Online poker has been around in New Jersey since they passed legislation in 2013. But its casino counterpart has constantly been the success story of the Jersey online gaming industry, bringing in hundreds of millions of dollars while online poker brings in a pittance. Now there is another player on the block that is threatening to blow online poker – and its meager revenues – out of the water.
Online Sports Betting Comes in with a Bang!
In its second month of operation, online sports betting has firmly established that it is going to be around for the long haul. As a result of the U. S. Supreme Court’s decision to declare the Professional and Amateur Sports Protection Act (PASPA) of 1992 unconstitutional, each individual state could now offer sports betting – either live or online – to its constituents. New Jersey was the driver of that lawsuit that overturned PASPA and, in August, the first internet sports betting operations began to come online.
If the burgeoning online sports betting parlors of New Jersey were just kicking out the kinks in August, they revved up in September. Over the course of the month, online sports books racked up $12.6 million in gross gaming revenues, according to the statistics released by the New Jersey Department of Gaming Enforcement. Seven operations in New Jersey have jumped into the fray regarding online sports betting and it is proving to be very profitable.
Leading the way at this point is Resorts Digital Gaming, responsible for BetStars and the DraftKings sports book in the state. For the month of September, Resorts Digital Gaming pulled in slightly more than $8.5 million. They were followed distantly by the New Meadowlands Racetrack, who runs the operation for FanDuel (just over $2.8 million) and the Golden Nugget (roughly $619,000).
Naturally, the taxation from this new revenue is greatly appreciated in the New Jersey coffers. Overall the online sports betting operations contributed over $1.6 million during the month of September. It is expected that this is just the beginning as, with October nearly over, all four of the major sports in the U. S. – baseball, professional and college football, professional basketball (with college basketball waiting in the wings) and professional hockey – will be in action on their respective playing fields and on the wagering boards of the live and online sports books.
How Does This Compare to Online Poker? Not Well…
Online poker lagged FAR behind what the shiny new toy in the store, online sports betting, did in the month of September. For the month, the three online poker operations still in existence in New Jersey – Borgata/partypoker, Caesars/Harrah’s/888 and Resorts AC/PokerStars – only mustered $1,609,989 in total online poker revenues. A look at that figure demonstrates an issue for online poker in the state – the revenues were BARELY more than the tax money brought in by online sports betting.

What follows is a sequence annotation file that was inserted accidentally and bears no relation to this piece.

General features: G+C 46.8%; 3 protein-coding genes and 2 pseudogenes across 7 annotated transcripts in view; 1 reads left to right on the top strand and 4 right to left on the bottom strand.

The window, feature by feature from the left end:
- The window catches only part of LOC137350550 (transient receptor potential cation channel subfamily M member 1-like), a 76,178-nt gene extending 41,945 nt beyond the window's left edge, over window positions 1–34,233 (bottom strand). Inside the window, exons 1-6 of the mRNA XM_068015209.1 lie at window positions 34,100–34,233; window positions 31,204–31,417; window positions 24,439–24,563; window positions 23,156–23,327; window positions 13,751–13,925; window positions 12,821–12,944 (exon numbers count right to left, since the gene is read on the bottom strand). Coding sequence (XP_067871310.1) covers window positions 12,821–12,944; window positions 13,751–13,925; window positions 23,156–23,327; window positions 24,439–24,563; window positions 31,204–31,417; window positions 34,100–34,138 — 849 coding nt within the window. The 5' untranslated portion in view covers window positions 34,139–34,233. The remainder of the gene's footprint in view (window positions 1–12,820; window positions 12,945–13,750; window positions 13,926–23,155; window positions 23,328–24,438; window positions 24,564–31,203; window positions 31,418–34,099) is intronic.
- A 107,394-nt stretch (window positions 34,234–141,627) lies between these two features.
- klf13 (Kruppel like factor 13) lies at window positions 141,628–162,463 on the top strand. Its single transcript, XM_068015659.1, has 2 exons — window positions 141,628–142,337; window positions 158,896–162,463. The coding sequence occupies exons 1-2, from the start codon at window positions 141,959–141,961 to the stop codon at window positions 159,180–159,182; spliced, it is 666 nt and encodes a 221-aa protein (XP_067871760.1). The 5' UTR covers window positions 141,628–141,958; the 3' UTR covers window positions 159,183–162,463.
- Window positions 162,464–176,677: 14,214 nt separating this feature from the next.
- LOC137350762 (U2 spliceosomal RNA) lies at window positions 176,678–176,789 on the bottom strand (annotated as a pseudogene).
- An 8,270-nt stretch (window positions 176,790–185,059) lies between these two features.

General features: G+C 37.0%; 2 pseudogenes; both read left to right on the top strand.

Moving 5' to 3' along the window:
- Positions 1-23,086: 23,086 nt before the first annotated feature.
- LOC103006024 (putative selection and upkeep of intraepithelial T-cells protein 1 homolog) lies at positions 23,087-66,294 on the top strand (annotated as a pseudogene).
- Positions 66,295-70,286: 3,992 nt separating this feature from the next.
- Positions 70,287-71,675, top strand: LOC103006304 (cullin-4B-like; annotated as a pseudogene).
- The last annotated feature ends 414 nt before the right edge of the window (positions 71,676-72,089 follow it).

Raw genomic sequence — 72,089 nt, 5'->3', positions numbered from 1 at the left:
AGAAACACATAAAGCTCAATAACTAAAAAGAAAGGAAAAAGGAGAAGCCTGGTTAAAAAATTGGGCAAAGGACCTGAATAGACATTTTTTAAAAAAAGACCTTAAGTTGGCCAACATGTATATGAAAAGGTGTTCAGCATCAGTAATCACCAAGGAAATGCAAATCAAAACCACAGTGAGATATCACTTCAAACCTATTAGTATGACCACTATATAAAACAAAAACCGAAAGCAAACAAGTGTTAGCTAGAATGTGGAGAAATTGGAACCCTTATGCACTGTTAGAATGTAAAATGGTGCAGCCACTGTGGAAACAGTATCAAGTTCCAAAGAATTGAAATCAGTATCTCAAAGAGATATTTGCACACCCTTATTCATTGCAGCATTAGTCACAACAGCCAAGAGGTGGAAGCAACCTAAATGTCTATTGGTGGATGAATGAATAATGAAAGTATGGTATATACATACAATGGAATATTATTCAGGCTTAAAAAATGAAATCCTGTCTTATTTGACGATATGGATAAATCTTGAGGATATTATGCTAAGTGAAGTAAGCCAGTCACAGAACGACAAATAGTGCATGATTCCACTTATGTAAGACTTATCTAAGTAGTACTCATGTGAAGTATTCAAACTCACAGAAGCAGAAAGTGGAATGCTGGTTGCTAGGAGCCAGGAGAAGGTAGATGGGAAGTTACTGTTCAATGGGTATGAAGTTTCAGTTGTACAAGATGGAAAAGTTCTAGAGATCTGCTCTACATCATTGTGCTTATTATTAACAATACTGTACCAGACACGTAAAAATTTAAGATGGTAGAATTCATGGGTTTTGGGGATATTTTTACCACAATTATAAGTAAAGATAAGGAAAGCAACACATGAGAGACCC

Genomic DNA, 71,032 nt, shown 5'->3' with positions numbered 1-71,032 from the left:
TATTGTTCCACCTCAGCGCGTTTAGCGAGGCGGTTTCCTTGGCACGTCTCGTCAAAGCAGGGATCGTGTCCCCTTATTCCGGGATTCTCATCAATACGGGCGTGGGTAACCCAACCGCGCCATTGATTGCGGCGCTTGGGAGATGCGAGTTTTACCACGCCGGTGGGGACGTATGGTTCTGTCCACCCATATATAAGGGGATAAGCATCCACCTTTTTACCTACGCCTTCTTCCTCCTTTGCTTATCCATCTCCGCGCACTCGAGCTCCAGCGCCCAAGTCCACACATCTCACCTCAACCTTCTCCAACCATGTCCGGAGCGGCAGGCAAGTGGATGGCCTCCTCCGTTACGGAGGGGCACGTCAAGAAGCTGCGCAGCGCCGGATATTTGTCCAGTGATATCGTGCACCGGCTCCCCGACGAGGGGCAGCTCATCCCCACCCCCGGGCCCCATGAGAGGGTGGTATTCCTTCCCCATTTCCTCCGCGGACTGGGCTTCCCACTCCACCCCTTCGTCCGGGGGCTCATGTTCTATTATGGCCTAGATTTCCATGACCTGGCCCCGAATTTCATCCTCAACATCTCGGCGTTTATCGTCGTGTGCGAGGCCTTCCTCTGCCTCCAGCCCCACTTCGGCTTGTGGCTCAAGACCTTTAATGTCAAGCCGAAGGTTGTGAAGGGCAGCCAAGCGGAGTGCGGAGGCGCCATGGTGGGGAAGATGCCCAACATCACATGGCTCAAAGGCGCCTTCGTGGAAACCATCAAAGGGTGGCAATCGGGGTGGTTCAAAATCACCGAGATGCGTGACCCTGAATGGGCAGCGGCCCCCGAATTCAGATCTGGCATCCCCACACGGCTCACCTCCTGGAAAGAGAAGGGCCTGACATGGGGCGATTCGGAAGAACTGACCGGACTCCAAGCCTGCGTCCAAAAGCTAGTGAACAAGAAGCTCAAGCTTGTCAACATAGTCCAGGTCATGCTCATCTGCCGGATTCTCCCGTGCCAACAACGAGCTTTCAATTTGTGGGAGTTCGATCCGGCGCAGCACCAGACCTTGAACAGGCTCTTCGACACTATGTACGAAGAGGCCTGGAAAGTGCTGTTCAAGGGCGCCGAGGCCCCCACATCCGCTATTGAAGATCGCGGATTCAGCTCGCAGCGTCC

It gets worse when you look a bit deeper into the program. Online poker revenues haven’t cracked the $2 million at any point in 2018 and, overall, have brought in just over $16.4 million in revenues for the 2018 calendar year. In one month – and with not all of their operators fully up and running nor having a “peak time” for action – online sports betting drew in more than three-quarters of what online poker has done all year.
Are Online Poker Rooms in New Jersey Doomed?
The likelihood of online poker rooms in New Jersey being shut down is ludicrous. The ones that are in operation are all partnered with solid online poker veterans, who are knowledgeable about all aspects of online poker. What it does do, however, is it prevents other online companies from coming in and setting up shot with some of the other casinos in Atlantic City. At one point, there were seven online poker outlets in New Jersey and the reduction to three seemed to be natural because of the lack of players.
What it does state is something that many in the casino and poker businesses have known for a long time – poker isn’t a huge draw, whereas online casinos and sports books are always going to have solid and steady customer attention. It also demonstrates to other states that it is necessary to have the entire package – online casino, sports betting and poker – for a truly profitable online industry. Without the ability to draw in more customers – such as a larger multi-state compact than what they currently have with Nevada and Delaware – New Jersey’s online poker revenues will be consistently outpaced by the other operations.